The International Archives of the Photogrammetry, Remote Sensing and Spatial Information Sciences
Publications Copernicus
Articles | Volume XLIII-B4-2021
30 Jun 2021
 | 30 Jun 2021


M. Barsi and A. Barsi

Keywords: self-driving car, HD-map, OpenDRIVE standard, software development

Abstract. The development of self-driving vehicles has been efficiently accelerated by applying computer simulations. These environments can achieve the best result only if reality has been digitized: highly accurate and detailed maps are required. The high-definition (HD) maps aim to fulfill these requests. Companies and academia are seeking adequate technology, where OpenDRIVE standard seems to win this race.

A software was developed to create high-definition road models for self-driving car testing purposes, which can also be used in driving simulators, for example, for testing vehicle prototypes.

The data of a sample area was received located in northern Budapest, which included inconsistent information about the lanes of the road network. The top-priority task was to build a highly structured, consistent model satisfying this open standard, an increasingly popular modeling format to describe the environment for various simulating software. In order to do that, the relevant information had to be extracted from an AutoCAD file. The result was a collection of points that was added to a software module written in C++. The code has built a structure from those points, including determining connections between lanes, building roads from the lanes, determining connections between roads, adding road marks, and building the final OpenDRIVE model.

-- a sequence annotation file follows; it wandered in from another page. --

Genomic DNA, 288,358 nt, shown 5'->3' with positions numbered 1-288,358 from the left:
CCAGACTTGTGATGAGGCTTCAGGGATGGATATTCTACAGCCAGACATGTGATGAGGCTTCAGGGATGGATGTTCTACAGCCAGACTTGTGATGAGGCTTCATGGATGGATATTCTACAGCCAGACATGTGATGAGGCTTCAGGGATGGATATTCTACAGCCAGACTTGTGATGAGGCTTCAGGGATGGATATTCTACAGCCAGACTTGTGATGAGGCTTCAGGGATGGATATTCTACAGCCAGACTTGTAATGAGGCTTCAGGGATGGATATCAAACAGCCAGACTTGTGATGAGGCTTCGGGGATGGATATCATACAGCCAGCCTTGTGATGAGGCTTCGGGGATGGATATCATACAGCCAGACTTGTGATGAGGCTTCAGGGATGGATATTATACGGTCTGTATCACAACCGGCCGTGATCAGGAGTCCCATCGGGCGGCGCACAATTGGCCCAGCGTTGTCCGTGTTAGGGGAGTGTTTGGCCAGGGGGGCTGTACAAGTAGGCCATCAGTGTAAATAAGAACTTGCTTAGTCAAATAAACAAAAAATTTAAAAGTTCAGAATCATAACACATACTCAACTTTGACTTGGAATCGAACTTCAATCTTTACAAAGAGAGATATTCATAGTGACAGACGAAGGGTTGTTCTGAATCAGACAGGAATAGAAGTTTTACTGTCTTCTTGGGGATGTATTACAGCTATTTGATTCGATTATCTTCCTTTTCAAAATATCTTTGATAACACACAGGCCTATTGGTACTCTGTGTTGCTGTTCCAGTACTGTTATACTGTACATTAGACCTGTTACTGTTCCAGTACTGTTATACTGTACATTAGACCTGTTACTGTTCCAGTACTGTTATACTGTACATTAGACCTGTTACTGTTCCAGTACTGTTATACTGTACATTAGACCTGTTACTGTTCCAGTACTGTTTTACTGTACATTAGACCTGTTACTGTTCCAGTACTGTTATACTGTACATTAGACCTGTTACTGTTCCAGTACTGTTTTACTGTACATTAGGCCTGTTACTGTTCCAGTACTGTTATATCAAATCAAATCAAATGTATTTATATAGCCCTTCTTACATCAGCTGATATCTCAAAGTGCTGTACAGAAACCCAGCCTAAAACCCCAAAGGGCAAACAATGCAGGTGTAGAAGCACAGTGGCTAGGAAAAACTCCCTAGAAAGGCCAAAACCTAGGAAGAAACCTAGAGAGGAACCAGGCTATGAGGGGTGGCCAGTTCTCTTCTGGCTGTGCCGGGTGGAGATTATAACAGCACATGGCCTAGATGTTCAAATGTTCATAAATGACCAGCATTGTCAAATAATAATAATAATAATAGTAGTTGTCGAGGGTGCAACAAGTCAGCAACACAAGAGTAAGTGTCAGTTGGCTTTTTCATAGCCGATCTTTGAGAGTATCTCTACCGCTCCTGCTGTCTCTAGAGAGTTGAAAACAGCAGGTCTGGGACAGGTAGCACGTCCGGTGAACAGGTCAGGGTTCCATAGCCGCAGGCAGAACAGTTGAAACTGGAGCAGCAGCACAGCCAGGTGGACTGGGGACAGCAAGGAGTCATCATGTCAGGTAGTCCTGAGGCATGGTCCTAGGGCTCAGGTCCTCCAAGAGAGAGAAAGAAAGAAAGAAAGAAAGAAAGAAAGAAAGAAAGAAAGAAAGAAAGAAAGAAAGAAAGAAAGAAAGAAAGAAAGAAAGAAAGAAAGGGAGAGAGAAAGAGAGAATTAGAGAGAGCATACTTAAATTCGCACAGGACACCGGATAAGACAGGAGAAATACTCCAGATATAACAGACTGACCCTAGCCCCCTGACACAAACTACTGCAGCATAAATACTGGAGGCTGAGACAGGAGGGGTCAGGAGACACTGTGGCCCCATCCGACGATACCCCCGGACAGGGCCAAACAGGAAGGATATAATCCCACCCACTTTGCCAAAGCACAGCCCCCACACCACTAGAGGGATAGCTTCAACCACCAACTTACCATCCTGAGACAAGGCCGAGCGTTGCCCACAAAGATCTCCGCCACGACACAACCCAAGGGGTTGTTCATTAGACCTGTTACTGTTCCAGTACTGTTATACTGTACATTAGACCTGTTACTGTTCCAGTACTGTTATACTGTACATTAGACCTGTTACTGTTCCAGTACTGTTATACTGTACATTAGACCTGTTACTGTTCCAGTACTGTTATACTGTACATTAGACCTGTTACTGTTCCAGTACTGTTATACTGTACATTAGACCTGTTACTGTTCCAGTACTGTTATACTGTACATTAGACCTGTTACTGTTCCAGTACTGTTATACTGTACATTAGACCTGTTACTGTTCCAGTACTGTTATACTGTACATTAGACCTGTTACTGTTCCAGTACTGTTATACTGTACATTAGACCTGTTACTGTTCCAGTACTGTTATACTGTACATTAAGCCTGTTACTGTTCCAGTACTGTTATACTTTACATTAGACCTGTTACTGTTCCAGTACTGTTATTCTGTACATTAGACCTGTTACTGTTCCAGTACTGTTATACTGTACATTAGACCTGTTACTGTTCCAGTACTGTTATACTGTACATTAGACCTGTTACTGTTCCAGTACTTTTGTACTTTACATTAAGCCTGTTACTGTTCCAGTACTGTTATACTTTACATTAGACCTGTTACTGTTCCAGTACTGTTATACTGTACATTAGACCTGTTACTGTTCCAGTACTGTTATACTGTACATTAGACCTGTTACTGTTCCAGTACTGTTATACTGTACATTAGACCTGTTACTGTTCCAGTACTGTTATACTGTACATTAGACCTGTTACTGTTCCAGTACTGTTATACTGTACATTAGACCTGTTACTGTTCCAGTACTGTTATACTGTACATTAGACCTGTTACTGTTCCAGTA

Two different sets of data have been used thus far in the software: a circa 8 km long road section and a separate junction – meaning about 20,000 points to process. Two independent models were created; both were tested in various automotive simulators – including IPG CarMaker, probably the most well-known simulating tool used in car manufacturing – which showed that both are indeed correct. The overall time required to build those models from simple text files to well-structured OpenDRIVE models is no more than two minutes, while before the software development – when all of those aforementioned processes were done by humans – it required several weeks, if not months.

The software is already capable of building basic road models but is nowhere near finished. Numerous other features can be added to it as well, for instance, traffic signs and signals and environmental elements such as roadside objects, trees, and buildings.